Family thankful for community support following house fire

Derek Montague
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Cornelia Tuglavina, Tommy Tuglavina, and Harry Semigak lost their home to a fire on Jan. 2. 

Cornelia Tuglavina, her boyfriend Harry Semigak, and her nephew Tommy Tuglavina lost their home to a house fire on Jan. 2. The outer portion of the house is still standing, but the interior is completely ruined. The occupants also lost all of their possessions but, fortunately, no one was injured in the blaze.

"I don't know what to feel," says Cornelia, who is still shocked over the loss.

The house, which was being rented from the Torngat Regional Housing Association, caught fire around 11 pm, while Tommy and Cornelia were asleep. Harry wasn't in the house at the time.

Tommy was the first to realize there was a fire. He woke up coughing from all the smoke that was seeping into his room. Instinctively, he started crawling on the floor.

"I tried to go get my Auntie but I couldn't make it, so I went outside...the cops and the fire truck was already there when I went outside,' says Tommy. "I don't know how to feel, this is the first time something like this has happened to me."

When Cornelia realized there was a fire, she ran out of the house, and went next door to use the phone. But she was in a state of panic and doesn't remember much of the incident.

"I don't remember who I phoned," says Cornelia.

Constable Jocelyn Noseworthy was one of the first people to arrive at the scene, along with the volunteer fire department. She says the house is too damaged to determine the cause of the fire. But it seems as though is started in the area of the house near the woodstove.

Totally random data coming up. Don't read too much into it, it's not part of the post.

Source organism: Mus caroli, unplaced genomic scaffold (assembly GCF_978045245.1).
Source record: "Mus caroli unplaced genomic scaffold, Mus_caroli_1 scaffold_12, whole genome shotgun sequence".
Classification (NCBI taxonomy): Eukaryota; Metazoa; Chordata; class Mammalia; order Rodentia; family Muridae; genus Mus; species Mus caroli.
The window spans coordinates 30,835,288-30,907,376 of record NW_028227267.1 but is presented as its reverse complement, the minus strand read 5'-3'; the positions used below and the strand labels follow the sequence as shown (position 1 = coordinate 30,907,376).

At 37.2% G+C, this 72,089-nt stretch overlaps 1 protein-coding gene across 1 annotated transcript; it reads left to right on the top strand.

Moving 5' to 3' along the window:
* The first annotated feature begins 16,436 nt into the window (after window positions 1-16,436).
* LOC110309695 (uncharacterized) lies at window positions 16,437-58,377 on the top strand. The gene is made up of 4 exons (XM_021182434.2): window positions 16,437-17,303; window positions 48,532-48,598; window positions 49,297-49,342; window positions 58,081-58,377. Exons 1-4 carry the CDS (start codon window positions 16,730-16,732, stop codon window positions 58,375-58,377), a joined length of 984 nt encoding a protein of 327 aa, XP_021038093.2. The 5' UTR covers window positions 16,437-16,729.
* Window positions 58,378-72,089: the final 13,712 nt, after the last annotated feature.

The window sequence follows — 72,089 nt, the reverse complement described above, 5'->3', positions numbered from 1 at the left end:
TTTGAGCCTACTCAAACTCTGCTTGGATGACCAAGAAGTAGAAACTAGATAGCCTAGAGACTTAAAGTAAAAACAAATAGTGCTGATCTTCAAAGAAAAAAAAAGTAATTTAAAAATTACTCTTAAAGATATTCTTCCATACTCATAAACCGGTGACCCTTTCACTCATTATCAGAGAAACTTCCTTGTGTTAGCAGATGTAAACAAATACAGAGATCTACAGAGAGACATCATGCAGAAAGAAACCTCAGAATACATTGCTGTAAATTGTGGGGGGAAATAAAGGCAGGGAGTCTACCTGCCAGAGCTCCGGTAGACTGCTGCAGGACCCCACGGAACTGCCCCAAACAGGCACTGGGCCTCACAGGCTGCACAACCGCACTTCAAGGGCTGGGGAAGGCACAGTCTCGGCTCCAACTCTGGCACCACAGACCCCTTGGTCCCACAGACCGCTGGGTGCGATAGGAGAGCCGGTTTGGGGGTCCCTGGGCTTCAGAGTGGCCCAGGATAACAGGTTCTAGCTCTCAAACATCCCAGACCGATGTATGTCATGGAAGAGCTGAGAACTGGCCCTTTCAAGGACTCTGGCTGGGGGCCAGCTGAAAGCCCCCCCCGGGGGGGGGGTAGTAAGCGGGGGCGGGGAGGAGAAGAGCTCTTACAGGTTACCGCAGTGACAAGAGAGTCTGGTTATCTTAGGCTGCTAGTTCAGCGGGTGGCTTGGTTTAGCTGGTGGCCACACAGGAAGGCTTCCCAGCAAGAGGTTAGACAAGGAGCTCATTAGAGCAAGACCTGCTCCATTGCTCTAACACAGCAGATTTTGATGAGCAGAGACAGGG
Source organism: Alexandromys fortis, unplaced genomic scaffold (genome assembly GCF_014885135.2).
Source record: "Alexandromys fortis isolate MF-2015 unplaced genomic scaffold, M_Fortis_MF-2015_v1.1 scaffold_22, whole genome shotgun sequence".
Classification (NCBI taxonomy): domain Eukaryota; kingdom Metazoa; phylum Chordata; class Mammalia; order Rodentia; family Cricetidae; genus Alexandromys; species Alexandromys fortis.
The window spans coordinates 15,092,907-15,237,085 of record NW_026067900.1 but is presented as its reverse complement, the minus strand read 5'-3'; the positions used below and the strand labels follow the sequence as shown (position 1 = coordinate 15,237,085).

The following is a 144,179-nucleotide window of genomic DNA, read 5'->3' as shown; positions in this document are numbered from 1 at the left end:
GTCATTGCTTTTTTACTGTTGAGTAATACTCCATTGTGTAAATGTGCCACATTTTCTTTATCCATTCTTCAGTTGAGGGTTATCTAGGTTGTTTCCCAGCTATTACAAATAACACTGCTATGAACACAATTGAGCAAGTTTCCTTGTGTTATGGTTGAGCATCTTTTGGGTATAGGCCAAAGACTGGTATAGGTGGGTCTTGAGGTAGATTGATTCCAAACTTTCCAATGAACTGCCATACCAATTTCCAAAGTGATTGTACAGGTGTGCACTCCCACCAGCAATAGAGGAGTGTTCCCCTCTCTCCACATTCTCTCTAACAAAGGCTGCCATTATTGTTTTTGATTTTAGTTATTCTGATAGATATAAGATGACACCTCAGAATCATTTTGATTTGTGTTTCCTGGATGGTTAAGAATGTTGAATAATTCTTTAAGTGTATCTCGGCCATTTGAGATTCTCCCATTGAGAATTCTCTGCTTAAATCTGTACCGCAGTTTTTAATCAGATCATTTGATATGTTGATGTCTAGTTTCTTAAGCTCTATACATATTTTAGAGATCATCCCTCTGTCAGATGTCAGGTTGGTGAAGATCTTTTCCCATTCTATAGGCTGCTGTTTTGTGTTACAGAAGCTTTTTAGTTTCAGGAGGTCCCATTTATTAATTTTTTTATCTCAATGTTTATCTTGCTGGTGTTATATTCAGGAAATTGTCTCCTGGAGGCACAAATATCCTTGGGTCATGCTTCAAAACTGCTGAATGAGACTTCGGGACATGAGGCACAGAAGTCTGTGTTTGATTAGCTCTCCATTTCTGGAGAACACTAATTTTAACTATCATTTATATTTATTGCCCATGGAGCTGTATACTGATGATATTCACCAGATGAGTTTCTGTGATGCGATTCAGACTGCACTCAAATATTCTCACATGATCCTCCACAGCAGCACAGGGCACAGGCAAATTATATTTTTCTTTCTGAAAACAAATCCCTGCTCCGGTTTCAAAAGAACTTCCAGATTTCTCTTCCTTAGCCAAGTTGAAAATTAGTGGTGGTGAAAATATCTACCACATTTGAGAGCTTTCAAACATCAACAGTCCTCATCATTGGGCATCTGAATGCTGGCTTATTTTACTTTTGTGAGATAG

"The house was basically engulfed by the time we got there," says Noseworthy.

The original fire was put out around midnight, an hour after it started. But a few hours later there was a flare up in the house. But the flare up hardly mattered, since the original fire had already done significant damage.

"It's just charred in there," says Noseworthy. "There's nothing you could have saved."

Family has jumped in to help Cornelia, Tommy and Harry. Cornelia's sister has taken the three of them into her home.

The community has also rallied around. Nain Care, an organization of nine volunteers from the community, has given them $600 in clothing and other necessities.

Nain Care has existed in Nain for more than 20 years. Their goal is to help people in the community, financially, in times of crisis.

"If it wasn't for our organization, it would be harder for families to get help in cases of emergency," says Nain Care member Joan Dicker. "We're here for everyone in the community."

Things are still uncertain for Cornelia, Tommy and Harry. But they have felt the warm support of the community. Tommy says he plans to apply for another house with the Torngat Regional Housing Association soon. Even though he lost all of his personal property in the fire, he's grateful that he and his aunt were able to escape unharmed.

"Everyone's alright, that's the main thing," says Tommy.

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